A recent customer on RedHat Enterprise Linux 6 (RHEL6) was running WAS 8, 64-bit. We noticed that the virtual size of the process was over 14GB (ps -p $PID -o vsz,rss). The maximum heap (-Xmx) was 5.5GB, so we were concerned there was a native memory leak. In IBM Java 626 (which ships with WAS 8), javacores have a NATIVEMEMINFO structure which tracks most JVM native allocations, including -Xmx itself, classes, classloaders, JIT, shared classes, and even some SDK native allocations like DirectByteBuffers. These are the most common things to leak (whether due to a bug in the JVM itself or leaking classloaders in an application, etc.); however, when we looked at the javacore, it was only showing about 6.25GB:
1MEMUSER JRE: 6,401,632,920 bytes / 9912 allocations
The next most common cause of a native memory leak is a third-party library leak (such as a type 2 database driver). We ran the linux-asmemory.sh script included in MustGather: Native Memory Issues on Linux. The output of /proc/$PID/maps did not really show any third party libraries outside of Java, WAS, and the OS itself. We could also see in the maps output that there were about 125 private memory regions, each about 64MB in size. Here are 4 examples:
7f379403e000-7f3798000000 ---p 00000000 00:00 0 7f3798000000-7f379bff7000 rw-p 00000000 00:00 0 7f379c021000-7f37a0000000 ---p 00000000 00:00 0 7f37a0028000-7f37a4000000 ---p 00000000 00:00 0
That lined up with what we knew -- "well known" data structures in the JVM were consuming about 6GB and then 125*64MB ~= 8GB. We were about to start using a complex procedure to investigate who was allocating these regions when the customer found a hint that this could be "benign." The RHEL 6 release notes say the following:
Red Hat Enterprise Linux 6 features version 2.11 of glibc, providing many features and enhancements, including... An enhanced dynamic memory allocation (malloc) behaviour enabling higher scalability across many sockets and cores. This is achieved by assigning threads their own memory pools and by avoiding locking in some situations. The amount of additional memory used for the memory pools (if any) can be controlled using the environment variables MALLOC_ARENA_TEST and MALLOC_ARENA_MAX. MALLOC_ARENA_TEST specifies that a test for the number of cores is performed once the number of memory pools reaches this value. MALLOC_ARENA_MAX sets the maximum number of memory pools used, regardless of the number of cores.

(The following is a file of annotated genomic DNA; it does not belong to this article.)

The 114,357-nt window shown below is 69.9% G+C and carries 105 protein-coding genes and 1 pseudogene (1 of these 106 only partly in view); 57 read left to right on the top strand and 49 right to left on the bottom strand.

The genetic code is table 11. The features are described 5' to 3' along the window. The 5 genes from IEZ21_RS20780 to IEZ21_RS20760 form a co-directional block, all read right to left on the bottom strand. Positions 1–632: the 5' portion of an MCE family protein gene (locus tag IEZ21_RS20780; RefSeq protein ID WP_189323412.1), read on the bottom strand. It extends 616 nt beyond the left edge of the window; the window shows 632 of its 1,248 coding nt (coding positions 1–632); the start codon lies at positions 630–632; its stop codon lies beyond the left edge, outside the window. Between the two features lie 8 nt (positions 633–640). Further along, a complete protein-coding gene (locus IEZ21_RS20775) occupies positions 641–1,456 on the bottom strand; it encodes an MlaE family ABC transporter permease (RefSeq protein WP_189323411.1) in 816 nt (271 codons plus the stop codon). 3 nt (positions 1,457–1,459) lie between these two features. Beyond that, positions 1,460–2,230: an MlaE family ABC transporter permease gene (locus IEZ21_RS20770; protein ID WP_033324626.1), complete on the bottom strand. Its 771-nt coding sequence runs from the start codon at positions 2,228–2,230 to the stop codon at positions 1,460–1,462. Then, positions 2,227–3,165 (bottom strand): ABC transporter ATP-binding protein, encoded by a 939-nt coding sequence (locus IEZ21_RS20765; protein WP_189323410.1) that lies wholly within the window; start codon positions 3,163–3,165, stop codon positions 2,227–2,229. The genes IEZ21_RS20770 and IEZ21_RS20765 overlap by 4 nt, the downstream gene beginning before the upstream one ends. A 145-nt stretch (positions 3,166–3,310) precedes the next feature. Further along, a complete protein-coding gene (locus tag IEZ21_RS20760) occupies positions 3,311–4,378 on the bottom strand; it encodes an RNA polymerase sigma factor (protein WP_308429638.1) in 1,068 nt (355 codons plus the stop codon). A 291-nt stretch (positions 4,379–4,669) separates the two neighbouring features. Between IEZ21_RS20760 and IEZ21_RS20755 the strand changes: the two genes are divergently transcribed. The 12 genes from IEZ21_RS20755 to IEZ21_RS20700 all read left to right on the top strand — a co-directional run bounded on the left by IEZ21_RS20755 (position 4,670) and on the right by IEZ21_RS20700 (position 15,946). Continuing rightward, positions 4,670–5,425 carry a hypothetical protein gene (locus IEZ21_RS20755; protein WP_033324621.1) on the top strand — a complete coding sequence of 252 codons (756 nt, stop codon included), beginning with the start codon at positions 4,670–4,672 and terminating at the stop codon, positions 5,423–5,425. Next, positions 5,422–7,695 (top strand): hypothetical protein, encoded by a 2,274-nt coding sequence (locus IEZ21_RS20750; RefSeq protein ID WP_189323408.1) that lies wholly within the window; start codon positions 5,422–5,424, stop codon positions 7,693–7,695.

After some investigation, the glibc 2.10 "NEWS" release notes have this:
* The malloc implementation can be compiled to be less memory efficient but higher performing in multi-threaded programs. Implemented by Ulrich Drepper.
[glibc-2.10.1]$ grep CPPFLAGS malloc/Makefile
CPPFLAGS-malloc.c += -DPER_THREAD -DATOMIC_FASTBINS
The developer, Ulrich Drepper, has a much deeper explanation on his blog:
Before, malloc tried to emulate a per-core memory pool. Every time when contention for all existing memory pools was detected a new pool is created. Threads stay with the last used pool if possible... This never worked 100% because a thread can be descheduled while executing a malloc call. When some other thread tries to use the memory pool used in the call it would detect contention. A second problem is that if multiple threads on multiple core/sockets happily use malloc without contention memory from the same pool is used by different cores/on different sockets. This can lead to false sharing and definitely additional cross traffic because of the meta information updates. There are more potential problems not worth going into here in detail.
The changes which are in glibc now create per-thread memory pools. This can eliminate false sharing in most cases. The meta data is usually accessed only in one thread (which hopefully doesn’t get migrated off its assigned core). To prevent the memory handling from blowing up the address space use too much the number of memory pools is capped. By default we create up to two memory pools per core on 32-bit machines and up to eight memory per core on 64-bit machines. The code delays testing for the number of cores (which is not cheap, we have to read /proc/stat) until there are already two or eight memory pools allocated, respectively.
While these changes might increase the number of memory pools which are created (and thus increase the address space they use) the number can be controlled. Because using the old mechanism there could be a new pool being created whenever there are collisions the total number could in theory be higher. Unlikely but true, so the new mechanism is more predictable.